Featured Research

from universities, journals, and other organizations

Cold wind makes Norwegian Sea warmer

Date:
October 11, 2012
Source:
Research Council of Norway, The
Summary:
The Gulf Stream and the warm waters it brings are one reason the climate is milder along the Norwegian coastline than other places so far north. Researchers now know that the Gulf Stream is not only driven from the south, but also drawn northward by Arctic winds. Norwegian researchers have discovered a previously unknown climate relationship in the seas off Norway: cold wind from the north makes warm waters from the south flow northward along the Norwegian coastline.

The Gulf Stream and the warm waters it brings are one reason the climate is milder along the Norwegian coastline than other places so far north. Researchers now know that the Gulf Stream is not only driven from the south, but also drawn northward by Arctic winds.

Norwegian researchers have discovered a previously unknown climate relationship in the seas off Norway: cold wind from the north makes warm waters from the south flow northward along the Norwegian coastline. They explain the phenomenon in this way:

  1. Northerlies from the Arctic force large volumes of water southward through the Denmark Strait between Iceland and Greenland.
  2. As this water flows southward, the water level of the Norwegian Sea drops.
  3. The water that has left the Norwegian Sea must be replaced by new water masses, so enormous amounts of warm water from the south flow into the Norwegian Sea.

The Gulf Stream enters the Norwegian Sea between Iceland, the Faroe Islands and Scotland. Every second, 8-9 million cubic metres of northbound Atlantic Ocean water flows through this area. By comparison, a total of 1.2 million cubic metres of water per second runs into the sea from all the world's rivers combined.

Refutes previous research

Iselin Medhaug is a post-doctoral fellow at the Bjerknes Centre for Climate Research in Bergen. With the help of funding from the Research Council of Norway's large-scale programme on Climate Change and its Impacts in Norway (NORKLIMA), Medhaug completed her doctoral degree at the University of Bergen, where she is studying climate dynamics.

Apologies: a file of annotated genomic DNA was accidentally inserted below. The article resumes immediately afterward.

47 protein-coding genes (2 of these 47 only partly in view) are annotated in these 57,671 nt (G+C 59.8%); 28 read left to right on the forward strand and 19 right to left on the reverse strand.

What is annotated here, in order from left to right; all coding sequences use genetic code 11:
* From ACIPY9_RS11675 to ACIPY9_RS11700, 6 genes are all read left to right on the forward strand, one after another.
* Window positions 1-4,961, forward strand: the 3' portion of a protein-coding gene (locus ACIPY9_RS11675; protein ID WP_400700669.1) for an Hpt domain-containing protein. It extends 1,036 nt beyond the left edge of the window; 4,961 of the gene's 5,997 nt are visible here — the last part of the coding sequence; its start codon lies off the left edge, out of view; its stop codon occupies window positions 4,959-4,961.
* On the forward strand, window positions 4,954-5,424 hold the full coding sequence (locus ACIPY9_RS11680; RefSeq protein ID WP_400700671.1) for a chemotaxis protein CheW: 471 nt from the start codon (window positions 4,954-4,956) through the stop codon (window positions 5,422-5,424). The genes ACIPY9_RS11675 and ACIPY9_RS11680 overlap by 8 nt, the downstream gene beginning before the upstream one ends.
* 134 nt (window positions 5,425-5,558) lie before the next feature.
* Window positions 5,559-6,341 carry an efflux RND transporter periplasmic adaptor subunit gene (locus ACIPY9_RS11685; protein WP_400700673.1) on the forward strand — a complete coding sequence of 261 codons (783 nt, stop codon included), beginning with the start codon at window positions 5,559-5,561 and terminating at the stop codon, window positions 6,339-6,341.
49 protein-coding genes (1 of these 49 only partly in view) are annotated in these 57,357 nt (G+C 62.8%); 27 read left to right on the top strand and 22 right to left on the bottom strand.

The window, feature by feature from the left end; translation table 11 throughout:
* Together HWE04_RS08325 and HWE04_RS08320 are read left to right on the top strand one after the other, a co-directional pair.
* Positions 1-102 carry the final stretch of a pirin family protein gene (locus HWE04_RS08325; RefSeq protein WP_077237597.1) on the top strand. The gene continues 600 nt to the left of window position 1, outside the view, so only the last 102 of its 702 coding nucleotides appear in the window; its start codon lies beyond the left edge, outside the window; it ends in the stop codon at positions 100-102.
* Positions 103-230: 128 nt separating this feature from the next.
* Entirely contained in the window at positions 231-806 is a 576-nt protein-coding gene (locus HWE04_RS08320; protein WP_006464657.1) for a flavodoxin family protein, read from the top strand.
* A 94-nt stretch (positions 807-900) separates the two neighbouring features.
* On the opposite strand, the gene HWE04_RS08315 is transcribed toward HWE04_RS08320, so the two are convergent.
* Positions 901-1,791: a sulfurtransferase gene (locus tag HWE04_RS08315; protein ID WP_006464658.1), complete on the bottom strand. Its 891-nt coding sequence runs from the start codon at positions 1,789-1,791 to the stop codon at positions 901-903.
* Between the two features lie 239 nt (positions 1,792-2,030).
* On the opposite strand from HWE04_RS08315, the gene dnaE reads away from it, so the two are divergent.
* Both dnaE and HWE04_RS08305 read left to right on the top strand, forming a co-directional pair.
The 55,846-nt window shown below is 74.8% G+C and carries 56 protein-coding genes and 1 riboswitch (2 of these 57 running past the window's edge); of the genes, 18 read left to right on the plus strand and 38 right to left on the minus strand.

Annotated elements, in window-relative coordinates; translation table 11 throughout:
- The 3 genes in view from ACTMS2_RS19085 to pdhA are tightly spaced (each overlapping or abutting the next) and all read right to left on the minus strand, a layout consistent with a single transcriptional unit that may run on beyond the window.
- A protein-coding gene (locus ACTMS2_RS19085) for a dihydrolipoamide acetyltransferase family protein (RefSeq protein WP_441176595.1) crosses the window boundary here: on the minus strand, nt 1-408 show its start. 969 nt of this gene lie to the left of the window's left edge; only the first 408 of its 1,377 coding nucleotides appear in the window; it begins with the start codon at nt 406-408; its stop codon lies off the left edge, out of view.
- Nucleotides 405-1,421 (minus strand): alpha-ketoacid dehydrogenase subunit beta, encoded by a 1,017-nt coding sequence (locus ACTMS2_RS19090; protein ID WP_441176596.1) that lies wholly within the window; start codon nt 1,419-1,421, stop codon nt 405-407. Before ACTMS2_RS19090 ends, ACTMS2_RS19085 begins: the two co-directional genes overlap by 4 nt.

The seemingly paradoxical finding that she and her colleagues have made contradicts conventional thinking: it has long been thought that the Gulf Stream, which brings waters from tropical regions in the Atlantic Ocean up to the Norwegian Sea, is primarily driven by winds from the south in combination with sinking water masses in the north.

"But when we began to calculate the situation using advanced climate models with data from a number of observations," explains Dr Medhaug, "we discovered that it is actually cold winds from the Arctic that drive much of the process of getting tropical waters in the Gulf Stream to flow northward towards the Norwegian coastline."

Replacing lost waters

To understand how humans affect the climate, more knowledge needs to be generated about natural climate change. Recent research has shown that the climate in Norway and its outlying marine areas is greatly influenced by major, natural fluctuations occurring in both the Atlantic Ocean and the atmosphere above it.

Dr Medhaug's calculations show that the winds from the southwest play a weaker role in driving the Gulf Stream towards Norway than previously thought. Instead, it is the northerlies that "pull" the waters northward by emptying water masses out of the Norwegian Sea.

"The strong current northward off the Norwegian coastline is to a great extent the result of a compensation for water that has flowed away, southward between Greenland and Iceland," continues Dr Medhaug.

Wind reduces Arctic ice

The declining sea ice in the Arctic has been a key topic of discussion concerning the extent to which global warming is caused by human activity.

Now the researchers can confirm that winds from the Arctic are also a key cause of reductions in summer ice in Arctic regions. The winds, together with the southward-flowing Greenland Current (beneath the ice), move the ice southward along both sides of Greenland.

It is thus quite possible that the reductions in ice cover may largely be attributed to natural changes in wind conditions. It cannot be ruled out, however, that anthropogenic changes in climate are one of the factors that have altered these wind conditions.